Taking patient ‘happiness’ more seriously

Dan Gorenstein Sep 26, 2014

Taking patient ‘happiness’ more seriously

Dan Gorenstein Sep 26, 2014

It’s a great time to be in the hospitality industry… if you want to go into health care.

In case you haven’t noticed, health care is becoming more consumer-focused by the day, and in a fight for our business, insurers and health care providers are hunting for executives whose business is customer service — making sure once we walk through the door, we stay.

Deedra Hartung with Cejka Executive Search says hospitals are starting to pay top dollar for “patient experience officers.”

“The right background for a Chief Experience Officer can range up to approximately $250,000,” she says.

The Chief Experience Officer is responsible for what you’d expect: making sure a patient feels good about their hospital stay. The challenge for health care providers, says Hartung, is to understand “what makes one facility more comfortable for a patient than another.”

Hospital executives struggle to answer the question Hartung raises. Clearly, as long as prices remain hidden and it’s nearly impossible to assess quality, the industry will have a customer service crisis on its hands. But with patient satisfaction scores now tied to hospital bonuses (and penalties), some health care organizations have started to take steps to improve the patient experience.

It starts with snapping up executives like Fabian Marechal, who runs Penn Medicine’s new Musculoskeletal Center. Marechal’s pedigree is impeccable; he cut his teeth with Marriott and Ritz-Carlton.

“You know, in my practices, you won’t see magazines that are two years old or dead plants,” he says, laughing. But Marechal’s not joking.

Marechal says he’s learned a lot from his time in the hospitality sector — one of the most important lessons is that people must feel cared for. So frontline staff greet customers like a doorman or concierge at the Ritz, and walk them over to the kiosk to help with registration. It’s a little thing, Marechal concedes, but with big symbolic value.

“I think all of this helps patients be more engaged in their care. [It shows] people are going to listen to me, people are going to acknowledge me. It changes your mindset from the get-go. You are more open and you feel more safe and secure to listen to your caregiver,” he says. Another lesson Marechal picked up along the way: Better customer service can turn that new customer into a repeat customer.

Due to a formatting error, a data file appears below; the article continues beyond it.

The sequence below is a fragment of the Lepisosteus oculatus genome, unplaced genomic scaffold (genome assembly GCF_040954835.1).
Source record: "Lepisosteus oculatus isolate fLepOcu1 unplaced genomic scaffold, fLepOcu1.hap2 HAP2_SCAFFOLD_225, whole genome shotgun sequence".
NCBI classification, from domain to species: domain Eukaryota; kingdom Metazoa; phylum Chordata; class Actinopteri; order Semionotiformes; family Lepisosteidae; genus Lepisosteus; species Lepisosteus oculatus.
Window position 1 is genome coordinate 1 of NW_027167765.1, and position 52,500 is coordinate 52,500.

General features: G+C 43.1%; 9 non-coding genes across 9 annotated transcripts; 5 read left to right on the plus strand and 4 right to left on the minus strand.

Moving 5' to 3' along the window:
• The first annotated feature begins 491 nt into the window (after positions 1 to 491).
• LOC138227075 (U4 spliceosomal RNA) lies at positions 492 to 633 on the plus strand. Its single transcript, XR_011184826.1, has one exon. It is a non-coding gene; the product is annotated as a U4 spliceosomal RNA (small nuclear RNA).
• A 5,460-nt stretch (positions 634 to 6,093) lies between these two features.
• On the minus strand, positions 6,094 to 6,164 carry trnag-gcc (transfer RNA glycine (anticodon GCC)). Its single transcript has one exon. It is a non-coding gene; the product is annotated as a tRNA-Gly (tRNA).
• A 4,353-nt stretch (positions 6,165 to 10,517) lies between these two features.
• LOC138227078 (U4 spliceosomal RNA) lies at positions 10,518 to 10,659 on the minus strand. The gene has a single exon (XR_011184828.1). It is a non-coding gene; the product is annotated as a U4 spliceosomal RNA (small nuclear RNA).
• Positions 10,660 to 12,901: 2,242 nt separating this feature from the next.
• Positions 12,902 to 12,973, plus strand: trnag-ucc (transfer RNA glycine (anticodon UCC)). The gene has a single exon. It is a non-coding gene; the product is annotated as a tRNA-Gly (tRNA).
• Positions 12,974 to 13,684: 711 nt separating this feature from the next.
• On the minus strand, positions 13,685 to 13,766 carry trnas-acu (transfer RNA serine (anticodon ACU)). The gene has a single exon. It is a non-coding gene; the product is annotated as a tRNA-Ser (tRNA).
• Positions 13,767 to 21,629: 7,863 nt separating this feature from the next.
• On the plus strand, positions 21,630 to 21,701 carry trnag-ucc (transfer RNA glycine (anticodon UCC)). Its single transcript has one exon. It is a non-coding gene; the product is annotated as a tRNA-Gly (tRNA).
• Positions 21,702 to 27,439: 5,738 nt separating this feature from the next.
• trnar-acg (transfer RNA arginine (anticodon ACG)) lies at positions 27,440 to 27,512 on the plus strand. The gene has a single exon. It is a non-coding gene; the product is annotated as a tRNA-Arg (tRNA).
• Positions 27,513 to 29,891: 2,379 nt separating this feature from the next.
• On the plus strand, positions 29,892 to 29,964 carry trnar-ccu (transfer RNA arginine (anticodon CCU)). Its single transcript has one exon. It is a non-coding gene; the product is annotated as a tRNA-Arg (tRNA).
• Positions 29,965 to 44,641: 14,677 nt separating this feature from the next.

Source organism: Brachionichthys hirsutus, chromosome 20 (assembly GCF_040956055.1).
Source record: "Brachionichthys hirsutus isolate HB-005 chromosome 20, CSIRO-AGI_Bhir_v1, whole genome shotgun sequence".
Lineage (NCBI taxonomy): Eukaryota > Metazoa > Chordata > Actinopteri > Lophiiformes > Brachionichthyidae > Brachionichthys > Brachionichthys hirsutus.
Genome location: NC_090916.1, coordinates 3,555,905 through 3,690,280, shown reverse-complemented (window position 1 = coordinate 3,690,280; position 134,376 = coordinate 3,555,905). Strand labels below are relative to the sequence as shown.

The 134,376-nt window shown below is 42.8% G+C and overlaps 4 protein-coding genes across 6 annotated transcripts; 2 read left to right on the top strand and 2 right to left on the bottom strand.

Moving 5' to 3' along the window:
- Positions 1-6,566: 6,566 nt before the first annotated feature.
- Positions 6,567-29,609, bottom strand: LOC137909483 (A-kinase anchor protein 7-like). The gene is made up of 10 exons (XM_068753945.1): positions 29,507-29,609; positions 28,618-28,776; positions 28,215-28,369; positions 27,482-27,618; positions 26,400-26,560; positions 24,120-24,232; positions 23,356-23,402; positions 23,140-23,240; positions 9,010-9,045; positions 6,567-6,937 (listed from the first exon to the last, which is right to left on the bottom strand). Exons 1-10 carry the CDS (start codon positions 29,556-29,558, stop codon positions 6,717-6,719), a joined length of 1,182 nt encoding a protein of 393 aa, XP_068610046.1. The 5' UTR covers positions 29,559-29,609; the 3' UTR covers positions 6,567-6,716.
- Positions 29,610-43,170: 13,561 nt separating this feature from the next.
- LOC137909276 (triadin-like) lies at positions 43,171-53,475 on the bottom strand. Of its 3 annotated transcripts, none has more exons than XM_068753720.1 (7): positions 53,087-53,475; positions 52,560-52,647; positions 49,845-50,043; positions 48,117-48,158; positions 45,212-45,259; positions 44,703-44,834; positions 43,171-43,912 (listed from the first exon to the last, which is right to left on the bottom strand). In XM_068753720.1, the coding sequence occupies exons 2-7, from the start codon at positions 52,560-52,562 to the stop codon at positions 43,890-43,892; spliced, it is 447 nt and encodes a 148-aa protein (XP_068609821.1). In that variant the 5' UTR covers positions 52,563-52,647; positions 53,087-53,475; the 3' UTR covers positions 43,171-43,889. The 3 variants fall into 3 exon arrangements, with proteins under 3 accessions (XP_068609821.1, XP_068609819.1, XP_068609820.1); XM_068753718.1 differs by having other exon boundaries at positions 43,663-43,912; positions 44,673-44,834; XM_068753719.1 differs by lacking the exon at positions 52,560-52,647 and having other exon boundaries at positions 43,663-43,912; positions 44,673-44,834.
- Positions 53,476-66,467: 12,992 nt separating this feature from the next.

Health insurers have every incentive under the sun to improve their customer service. Thanks to the Affordable Care Act, millions of Americans have begun to shop online through the public exchanges for their insurance coverage, and this may be the wave of the future for many Americans. The firm that makes online insurance shopping easyokay, as easy as it can bewill have a significant advantage over its competitors.

Aetna’s Dijuana Lewis, whom the insurance company hired away from Wal-Mart, says the message is clear.

“It’s all about knowing the customer, what the customer wants and how they want it. Health care hasn’t really been approached that way,” she says. It sounds simple, and it can be.
But Harvard’s Ashish Jha has seen plenty of missteps in the industry’s rush to “know their customers.”

“I’ve seen a lot of hospitals that have made big investments in things like having a pianist in the lobby of the hospital,” he says. But pianos are easy. Jha says the hard workthe work that wins consumer loyalty — is training staff to better connect with their patients, and sticking with it long enough to change the culture.

Maybe, Jha says, an infusion of hospitality executives will bring that kind of dedication and a bit more humanity to health care.

 We asked three experts for some basic tips on improving the patient experience. Here’s what they said:

Fabian Marechal, Director of the Penn Musculoskeletal Center at Penn Medicine University City

  • Manage wait times. Think: texting software or beepers in restaurants.
  • Humanize and personalize throughout the patient experience. It’s not a conveyor line, touch the patient at each step of the visit.
  • Engage the patient in their care and seek constant feedback, Their experience starts from the website to the discharge.

From Ashish Jha, K.T. Li Professor of International Health Director, Harvard Global Health Institute, Harvard School of Public Health

  • Hospitals and doctors should be clear so the patient should know what to expect with their treatment.
  • A medical bill should be simple so the average consumer can plainly see their share of the bill and what the insurer owes.
  • Physicians should be forthcoming when they don’t have immediate answers. Doctors must communicate how they plan to address a patient’s concern and that they are a partner and advocate for the patient.
  • Patients are often worried about their health, so doctors, nurses and other staff must take time to talk with the patients – treat them like a person with a life beyond the borders of healthcare, not a dislocated shoulder or a balky heart.

Dijuana Lewis, Aetna Executive Vice President Consumer Products and Enterprise Marketing

  • Make health plans simpler and more intuitive. People will be able to get more value out of products that are easy to understand and use.
  • Take advantage of digital technologies to improve the convenience of health care, helping people get what they need so they can get back to life.
  • Use consumer insights to personalize the health care experience so we can best serve the individual needs of each member.

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